In the full daylight of 7:30 a.m. on Tuesday, September 11, 2001 I slept the deep, tunneled in, wake-me-and-die sleep of the depressed. My mom’s voice began to come through my bedroom door, joined by that of my boyfriend’s–a surprise since he had no car and rarely showed up of his own volition. They knocked, then walked right in as I struggled to gain consciousness and go back to sleep all at once. Sleeping my activity of choice when I wasn’t working or at school, I resented the intrusion and bristled, scowling at them from my cozy den. I wasn’t a morning person, and they both knew it. I was not friendly or even really coherent before my first cup of coffee, preferring silence for the first hour or so of wakefulness before the more reasonable hour of 10 a.m.
“Ryan’s here,” my mom, Captain Obvious, began, her brow furrowed, manner grave. “New York has been attacked, it’s all over the news. Why don’t you get up and watch with us.” Ryan towered over her in my doorway, wringing his hands, face ashen. “I ran all the way here,” he said. “I told him he should come over immediately,” my mom continued, “because we don’t know what’s going on yet, or if something more will happen.” Continue reading
“When it went down originally, people wanted to push it under the rug. I lost a lot of friends,” she told me, as we began our conversation about her experience of being raped during her junior year of college. She had been describing the reaction of a recent long-term boyfriend, and how his response wasn’t unlike that of her social circle at the time of the trauma. After dating for over a year, she had finally worked up the nerve to disclose to him that she had been raped, an important step for relationships with men that appeared to have long term potential. “It’s a pretty defining moment from my life. It creates trust issues for me. If you want to know me, you need to know this.” They were on a ski trip together, and one night after they had some drinks, she ventured into her past. No sooner had she spoken the words than he became angry, visibly upset and uncomfortable. She dropped the subject for the time being, bringing it up again the next day. He became defensive, informing her in no uncertain terms that he didn’t want to hear about it, or talk about it. He wasn’t the one who had raped her, so why should he have to confront her truth?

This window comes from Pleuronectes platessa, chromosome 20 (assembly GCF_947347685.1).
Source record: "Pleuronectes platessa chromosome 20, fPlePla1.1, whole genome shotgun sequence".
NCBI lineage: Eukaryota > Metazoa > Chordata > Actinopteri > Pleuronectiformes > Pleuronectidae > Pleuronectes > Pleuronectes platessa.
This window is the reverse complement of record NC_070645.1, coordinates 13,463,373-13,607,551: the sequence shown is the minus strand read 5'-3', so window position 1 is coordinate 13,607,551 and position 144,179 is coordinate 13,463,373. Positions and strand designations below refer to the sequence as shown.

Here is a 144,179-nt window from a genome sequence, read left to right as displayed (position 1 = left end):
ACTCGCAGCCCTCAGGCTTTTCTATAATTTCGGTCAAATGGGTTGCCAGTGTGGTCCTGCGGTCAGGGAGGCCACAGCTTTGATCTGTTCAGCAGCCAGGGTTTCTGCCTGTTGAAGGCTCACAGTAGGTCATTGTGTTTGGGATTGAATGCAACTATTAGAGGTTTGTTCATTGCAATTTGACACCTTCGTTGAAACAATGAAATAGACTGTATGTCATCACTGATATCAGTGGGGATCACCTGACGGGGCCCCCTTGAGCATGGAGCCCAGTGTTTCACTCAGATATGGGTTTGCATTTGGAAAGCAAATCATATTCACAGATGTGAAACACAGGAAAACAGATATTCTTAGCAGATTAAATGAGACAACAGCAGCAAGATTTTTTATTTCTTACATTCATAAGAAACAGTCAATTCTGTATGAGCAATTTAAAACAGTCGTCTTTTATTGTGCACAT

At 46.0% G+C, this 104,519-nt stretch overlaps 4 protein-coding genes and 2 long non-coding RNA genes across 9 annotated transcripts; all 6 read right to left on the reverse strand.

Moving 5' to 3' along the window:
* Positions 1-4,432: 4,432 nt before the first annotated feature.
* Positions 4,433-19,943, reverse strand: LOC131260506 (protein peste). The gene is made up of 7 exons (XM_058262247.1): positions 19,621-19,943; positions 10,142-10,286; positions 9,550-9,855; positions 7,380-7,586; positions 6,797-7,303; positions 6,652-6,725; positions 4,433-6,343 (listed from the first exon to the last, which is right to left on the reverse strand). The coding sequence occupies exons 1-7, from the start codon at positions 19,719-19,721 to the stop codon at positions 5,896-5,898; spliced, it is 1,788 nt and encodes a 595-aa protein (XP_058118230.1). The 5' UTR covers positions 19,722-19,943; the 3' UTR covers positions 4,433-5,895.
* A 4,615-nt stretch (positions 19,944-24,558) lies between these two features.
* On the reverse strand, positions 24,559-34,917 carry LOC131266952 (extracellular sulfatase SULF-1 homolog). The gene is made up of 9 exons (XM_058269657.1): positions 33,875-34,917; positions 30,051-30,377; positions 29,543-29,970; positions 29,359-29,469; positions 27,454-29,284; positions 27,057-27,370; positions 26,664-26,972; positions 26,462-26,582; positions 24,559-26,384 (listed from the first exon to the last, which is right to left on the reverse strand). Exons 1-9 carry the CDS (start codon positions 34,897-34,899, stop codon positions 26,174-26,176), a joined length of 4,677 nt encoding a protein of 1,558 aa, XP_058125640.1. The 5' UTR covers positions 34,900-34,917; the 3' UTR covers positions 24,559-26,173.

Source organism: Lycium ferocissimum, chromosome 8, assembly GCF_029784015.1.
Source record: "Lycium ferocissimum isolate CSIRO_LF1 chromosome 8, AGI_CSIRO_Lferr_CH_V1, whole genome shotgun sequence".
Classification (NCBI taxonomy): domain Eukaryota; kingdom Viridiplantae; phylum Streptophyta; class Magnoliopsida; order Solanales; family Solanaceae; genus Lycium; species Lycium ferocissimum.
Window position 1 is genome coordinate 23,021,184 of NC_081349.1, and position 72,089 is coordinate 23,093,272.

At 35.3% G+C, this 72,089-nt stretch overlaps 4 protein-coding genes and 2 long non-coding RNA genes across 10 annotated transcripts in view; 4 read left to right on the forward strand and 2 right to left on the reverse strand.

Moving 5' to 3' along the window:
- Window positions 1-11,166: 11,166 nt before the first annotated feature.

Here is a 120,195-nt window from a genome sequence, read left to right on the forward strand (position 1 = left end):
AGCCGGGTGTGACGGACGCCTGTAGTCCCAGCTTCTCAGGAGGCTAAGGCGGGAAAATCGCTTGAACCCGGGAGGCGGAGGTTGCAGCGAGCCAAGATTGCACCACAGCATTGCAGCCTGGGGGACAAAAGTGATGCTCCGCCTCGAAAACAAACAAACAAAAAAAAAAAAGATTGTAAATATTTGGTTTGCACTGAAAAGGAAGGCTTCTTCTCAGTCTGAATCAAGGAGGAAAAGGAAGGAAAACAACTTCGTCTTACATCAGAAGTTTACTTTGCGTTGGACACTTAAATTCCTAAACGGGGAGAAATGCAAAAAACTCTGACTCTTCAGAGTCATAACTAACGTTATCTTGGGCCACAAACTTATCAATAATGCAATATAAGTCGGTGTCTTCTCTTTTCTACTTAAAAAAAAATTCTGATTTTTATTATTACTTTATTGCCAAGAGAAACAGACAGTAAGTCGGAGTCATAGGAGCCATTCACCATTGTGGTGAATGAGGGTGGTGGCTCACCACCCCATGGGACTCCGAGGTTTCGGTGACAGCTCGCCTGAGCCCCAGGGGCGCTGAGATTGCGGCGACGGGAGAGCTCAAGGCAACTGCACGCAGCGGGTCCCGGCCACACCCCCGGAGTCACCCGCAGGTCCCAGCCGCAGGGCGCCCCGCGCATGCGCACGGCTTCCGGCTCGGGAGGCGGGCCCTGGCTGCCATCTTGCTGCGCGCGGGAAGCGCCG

As she and I spoke we returned to the theme of silence, again and again, brought on by forces internal, social and cultural. Continue reading